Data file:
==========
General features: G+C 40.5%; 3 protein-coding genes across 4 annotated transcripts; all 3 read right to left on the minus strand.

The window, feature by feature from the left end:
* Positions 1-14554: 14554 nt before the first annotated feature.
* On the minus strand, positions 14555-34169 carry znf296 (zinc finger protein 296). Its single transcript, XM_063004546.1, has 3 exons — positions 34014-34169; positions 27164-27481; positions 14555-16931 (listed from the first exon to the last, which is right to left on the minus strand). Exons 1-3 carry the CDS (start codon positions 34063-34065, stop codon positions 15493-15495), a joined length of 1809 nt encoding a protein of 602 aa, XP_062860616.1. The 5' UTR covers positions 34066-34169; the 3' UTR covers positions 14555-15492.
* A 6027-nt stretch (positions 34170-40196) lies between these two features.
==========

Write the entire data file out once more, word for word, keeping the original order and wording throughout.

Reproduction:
General features: G+C 40.5%; 3 protein-coding genes across 4 annotated transcripts; all 3 read right to left on the minus strand.

The window, feature by feature from the left end:
* Positions 1-14554: 14554 nt before the first annotated feature.
* On the minus strand, positions 14555-34169 carry znf296 (zinc finger protein 296). Its single transcript, XM_063004546.1, has 3 exons — positions 34014-34169; positions 27164-27481; positions 14555-16931 (listed from the first exon to the last, which is right to left on the minus strand). Exons 1-3 carry the CDS (start codon positions 34063-34065, stop codon positions 15493-15495), a joined length of 1809 nt encoding a protein of 602 aa, XP_062860616.1. The 5' UTR covers positions 34066-34169; the 3' UTR covers positions 14555-15492.
* A 6027-nt stretch (positions 34170-40196) lies between these two features.